In an effort to learn the secrets of the West, China sent a group of boys to America to be educated. This was following their defeat in the two Opium...moreIn an effort to learn the secrets of the West, China sent a group of boys to America to be educated. This was following their defeat in the two Opium Wars in 1872. Seven-year-old Chen Mu was one of the boys sent to America; but at nine he fled to Umberumberka, a mining town in outback Australia. The Yellow Papers is a story of love, obsession and friendship set against a backdrop of war and racial prejudice.
The title refers to a Chinese tradition of determining a soul is at rest; this involves a priest determining if the death fell on a lucky day or not as well as performing some rituals. I couldn’t find much information about this process but the book suggests that the family is given yellow papers to indicate the soul is at rest. Also it may be interesting to note that the colour yellow is considered lucky in Chinese culture but Westerners use it as a racial slur. You might think this information would be useful and paid a big part in the novel, especially when it comes to tackling racism, but it doesn’t.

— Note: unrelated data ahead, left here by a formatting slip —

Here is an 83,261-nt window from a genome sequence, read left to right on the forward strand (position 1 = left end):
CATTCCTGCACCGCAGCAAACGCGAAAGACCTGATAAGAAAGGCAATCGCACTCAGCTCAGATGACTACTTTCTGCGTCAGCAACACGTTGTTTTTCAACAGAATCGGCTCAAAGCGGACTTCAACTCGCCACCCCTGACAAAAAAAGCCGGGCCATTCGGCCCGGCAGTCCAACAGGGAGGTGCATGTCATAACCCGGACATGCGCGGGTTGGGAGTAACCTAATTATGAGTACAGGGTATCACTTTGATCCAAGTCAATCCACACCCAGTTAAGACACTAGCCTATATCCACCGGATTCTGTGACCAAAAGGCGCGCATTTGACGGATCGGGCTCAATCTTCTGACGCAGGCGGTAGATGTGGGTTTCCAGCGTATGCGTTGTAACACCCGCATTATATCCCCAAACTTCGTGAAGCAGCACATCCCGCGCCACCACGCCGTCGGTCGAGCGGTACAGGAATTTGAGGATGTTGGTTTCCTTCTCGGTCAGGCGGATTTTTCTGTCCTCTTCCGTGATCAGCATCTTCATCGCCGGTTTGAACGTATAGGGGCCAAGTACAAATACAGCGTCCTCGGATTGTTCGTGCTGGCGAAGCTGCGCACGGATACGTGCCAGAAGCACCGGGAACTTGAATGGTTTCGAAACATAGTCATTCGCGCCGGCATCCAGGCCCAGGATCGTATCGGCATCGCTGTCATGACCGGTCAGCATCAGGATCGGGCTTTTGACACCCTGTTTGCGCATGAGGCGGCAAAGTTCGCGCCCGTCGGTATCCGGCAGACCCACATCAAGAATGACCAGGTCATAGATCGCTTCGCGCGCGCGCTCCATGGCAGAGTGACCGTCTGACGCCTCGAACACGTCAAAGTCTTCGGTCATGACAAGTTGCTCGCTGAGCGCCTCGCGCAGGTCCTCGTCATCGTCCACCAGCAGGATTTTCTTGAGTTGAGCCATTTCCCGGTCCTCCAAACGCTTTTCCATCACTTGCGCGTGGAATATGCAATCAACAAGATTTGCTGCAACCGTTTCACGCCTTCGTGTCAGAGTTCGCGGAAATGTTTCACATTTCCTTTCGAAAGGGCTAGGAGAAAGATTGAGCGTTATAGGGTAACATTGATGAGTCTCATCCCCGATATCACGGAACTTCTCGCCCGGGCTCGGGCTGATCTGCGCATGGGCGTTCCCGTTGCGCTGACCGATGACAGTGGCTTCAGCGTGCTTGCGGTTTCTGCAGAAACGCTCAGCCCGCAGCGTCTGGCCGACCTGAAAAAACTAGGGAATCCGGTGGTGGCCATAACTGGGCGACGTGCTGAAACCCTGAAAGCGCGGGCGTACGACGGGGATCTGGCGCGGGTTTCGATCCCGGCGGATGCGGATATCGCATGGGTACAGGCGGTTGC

One of my major gripes with the novel is the fact that it attempts to look at a subject but ends up just glossing over it. The Yellow Papers tries to be a big sweeping historical epic but compact into 300 pages. This means that there are huge gaps that we have to fill in for ourselves and while this isn’t necessarily a bad thing it does detach the reader from the novel. The novel could go into detail about racism, culture clashing, even the Opium Wars but this book avoids dealing with these subjects in great detail.
While The Yellow Papers is essentially the story of Chen Mu, this book is broken into three parts that shifts into different focalisation. Chen Mu, Edward and Ming Li are the primary focus on the three parts. While Chen Mu is not a well-developed character by any count, Edward and Ming Li’s development fell flat. Both characters are two dimensional with no real indication on personality or motivation. This causes The Yellow Papers to start off well but plateaued out a third of the way through the novel.
There is some beauty within the text; some of the syntax reviews great imagery. While Dominique Wilson never really gives us much to do with scenery, the discourse is often very revealing. “Since that evening the thought that she could not love him had festered like a cancer in his belly.” This sentence hit me pretty hard; the idea of not being love and cancer being used in the same sentence, an idea that suggests being unloved is both unwanted and weighed heavily on him. Sentences like this are found throughout the novel and what saved this book from abandonment.
I wasn’t happy with The Yellow Papers at all and while I see some beauty in Dominique Wilson’s writing, I think she needed to flesh this one out a lot more. It is her first novel and I’m sure she learnt from writing it; her next novel will really determine my opinion of her style. As I’ve said, I found beauty in the syntax, enough to try her again.